As regular readers of this blog are aware, I have been on an over-year-long quest to reduce the avoirdupois I have been carrying around for the past 35 years.
When I graduated from college in 1975, I weighed 150 pounds. It was a good weight for someone of my bone structure and musculature. Like many people, however, when I got married I immediately put on about 10 pounds in a few months. When I realized this was going on (after I had gained 20), I tried to put a stop to it, and went on a draconian diet. I managed to get my weight down to 160, but as soon as I stopped dieting, I immediately put it back on, and more.
What followed was a very slow accumulation until I finally reached my peak weight of 227. About 5 years ago, I lost 52 pounds. Although my aim was to get back to 150, I got stuck at 175, and then it wasn’t long before I had gotten back up to 195. I called a screeching halt to that and managed to hold that line for a few years. Then one day after a couple of birthdays and parties I realized that I was back at 198.
Well, I wasn’t happy about that, especially since my mother had recently undergone a knee replacement surgery. I could see that the excess I was hauling around was putting stress on the old skeletal system, and I determined to rectify the situation before I had destroyed my own knees and hips.
By increasing my activity and decreasing my intake I managed to successfully get down to 160 this June. That didn’t last long, and once I had gotten back up to 164 I got very strict with myself. I held that weight all summer and fall.
But as usual, the holidays were filled with luscious cheeses, exquisite chocolates, and parties with the requisite alcohol and party food consumption. At the end of it all, I have gained another three pounds.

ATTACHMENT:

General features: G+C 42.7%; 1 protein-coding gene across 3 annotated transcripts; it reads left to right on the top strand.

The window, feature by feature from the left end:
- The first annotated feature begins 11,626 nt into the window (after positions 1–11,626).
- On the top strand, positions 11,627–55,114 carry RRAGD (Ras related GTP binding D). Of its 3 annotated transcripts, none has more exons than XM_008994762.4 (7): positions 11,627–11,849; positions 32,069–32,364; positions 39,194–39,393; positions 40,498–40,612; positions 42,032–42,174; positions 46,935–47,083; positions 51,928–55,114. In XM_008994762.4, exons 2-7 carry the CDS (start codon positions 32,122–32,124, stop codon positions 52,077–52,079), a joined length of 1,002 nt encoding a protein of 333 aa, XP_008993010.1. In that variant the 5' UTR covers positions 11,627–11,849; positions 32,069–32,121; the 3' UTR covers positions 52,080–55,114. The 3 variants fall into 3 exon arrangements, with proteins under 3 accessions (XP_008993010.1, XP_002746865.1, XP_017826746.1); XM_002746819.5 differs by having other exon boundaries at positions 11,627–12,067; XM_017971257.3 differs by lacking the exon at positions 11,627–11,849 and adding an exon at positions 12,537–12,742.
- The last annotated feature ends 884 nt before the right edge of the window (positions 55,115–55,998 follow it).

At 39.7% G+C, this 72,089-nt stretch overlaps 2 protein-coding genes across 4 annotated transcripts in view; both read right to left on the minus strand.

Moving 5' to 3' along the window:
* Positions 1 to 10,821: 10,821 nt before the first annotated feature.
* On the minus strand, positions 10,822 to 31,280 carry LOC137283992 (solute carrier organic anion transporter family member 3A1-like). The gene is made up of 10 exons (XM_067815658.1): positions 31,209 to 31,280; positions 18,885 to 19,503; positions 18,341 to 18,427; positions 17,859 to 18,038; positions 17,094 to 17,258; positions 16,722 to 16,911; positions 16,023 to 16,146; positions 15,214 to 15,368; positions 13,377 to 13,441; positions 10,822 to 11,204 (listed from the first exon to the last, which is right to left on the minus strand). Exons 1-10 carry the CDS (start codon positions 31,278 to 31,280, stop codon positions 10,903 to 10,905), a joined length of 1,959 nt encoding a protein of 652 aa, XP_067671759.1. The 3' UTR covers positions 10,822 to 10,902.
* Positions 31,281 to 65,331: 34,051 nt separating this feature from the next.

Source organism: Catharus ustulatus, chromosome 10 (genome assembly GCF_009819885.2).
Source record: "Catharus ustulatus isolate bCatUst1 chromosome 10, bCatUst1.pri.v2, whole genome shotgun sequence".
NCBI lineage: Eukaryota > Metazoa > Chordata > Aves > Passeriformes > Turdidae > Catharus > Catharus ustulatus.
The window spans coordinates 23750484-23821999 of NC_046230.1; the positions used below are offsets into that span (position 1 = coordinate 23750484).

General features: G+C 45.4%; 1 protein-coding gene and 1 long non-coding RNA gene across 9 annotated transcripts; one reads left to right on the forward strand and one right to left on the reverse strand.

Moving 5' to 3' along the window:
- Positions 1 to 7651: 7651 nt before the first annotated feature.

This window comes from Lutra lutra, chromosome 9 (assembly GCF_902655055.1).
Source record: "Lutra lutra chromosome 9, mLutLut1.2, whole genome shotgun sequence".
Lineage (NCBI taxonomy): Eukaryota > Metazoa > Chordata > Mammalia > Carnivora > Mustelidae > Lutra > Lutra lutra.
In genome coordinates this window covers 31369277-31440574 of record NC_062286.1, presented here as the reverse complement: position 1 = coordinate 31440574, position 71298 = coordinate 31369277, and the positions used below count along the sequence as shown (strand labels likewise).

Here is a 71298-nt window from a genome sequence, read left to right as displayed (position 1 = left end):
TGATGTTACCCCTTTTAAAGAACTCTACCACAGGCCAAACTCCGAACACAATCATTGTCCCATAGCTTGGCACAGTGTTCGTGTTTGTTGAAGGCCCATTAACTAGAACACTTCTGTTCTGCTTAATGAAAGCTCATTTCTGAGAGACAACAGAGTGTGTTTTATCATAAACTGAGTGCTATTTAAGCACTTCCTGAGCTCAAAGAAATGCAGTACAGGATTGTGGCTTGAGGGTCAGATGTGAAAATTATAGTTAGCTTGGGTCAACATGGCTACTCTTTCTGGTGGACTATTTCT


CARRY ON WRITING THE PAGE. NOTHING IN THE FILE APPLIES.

I was reading Norwichrocks blog, in which she states that she dropped weight over the holidays, which I consider to be something of a miracle. I jokingly said in a comment that I had managed to find the weight she had lost.
Suddenly a bell went off in my head.
We always talk about wanting to lose weight. I’m thinking that perhaps this is the wrong word to be using. After all, what do we do if we lose our glasses or our wallet? We go looking for them right away, don’t we? And we are so happy when we find them again.
Perhaps “Losing weight” sets up a subconscious message in our brains. Sure, we want to weigh less if we are overweight; we all know it is good for our bodies and longevity and general health. But if “losing” something implies a desire to “find” it later, perhaps we should stop referring to our plans to regain our formerly svelte selves as “losing weight.”
After all, I don’t know about you, but after going to all that trouble, I don’t want my subconscious helping me “find” what I have so laboriously “lost.”
So I am trying to retrain my mouth and brain. I’m going to shed it, drop it, become thinner, get rid of my belly, lower my body fat percentage, whatever other phraseology my imagination can come up with. But I’m no longer going to call it “losing weight.”
So I’m off to burn some calories while walking Ruby, who really cannot understand why I haven’t left this stupid box already to do just that.
Tomorrow I have a cute story to tell on her.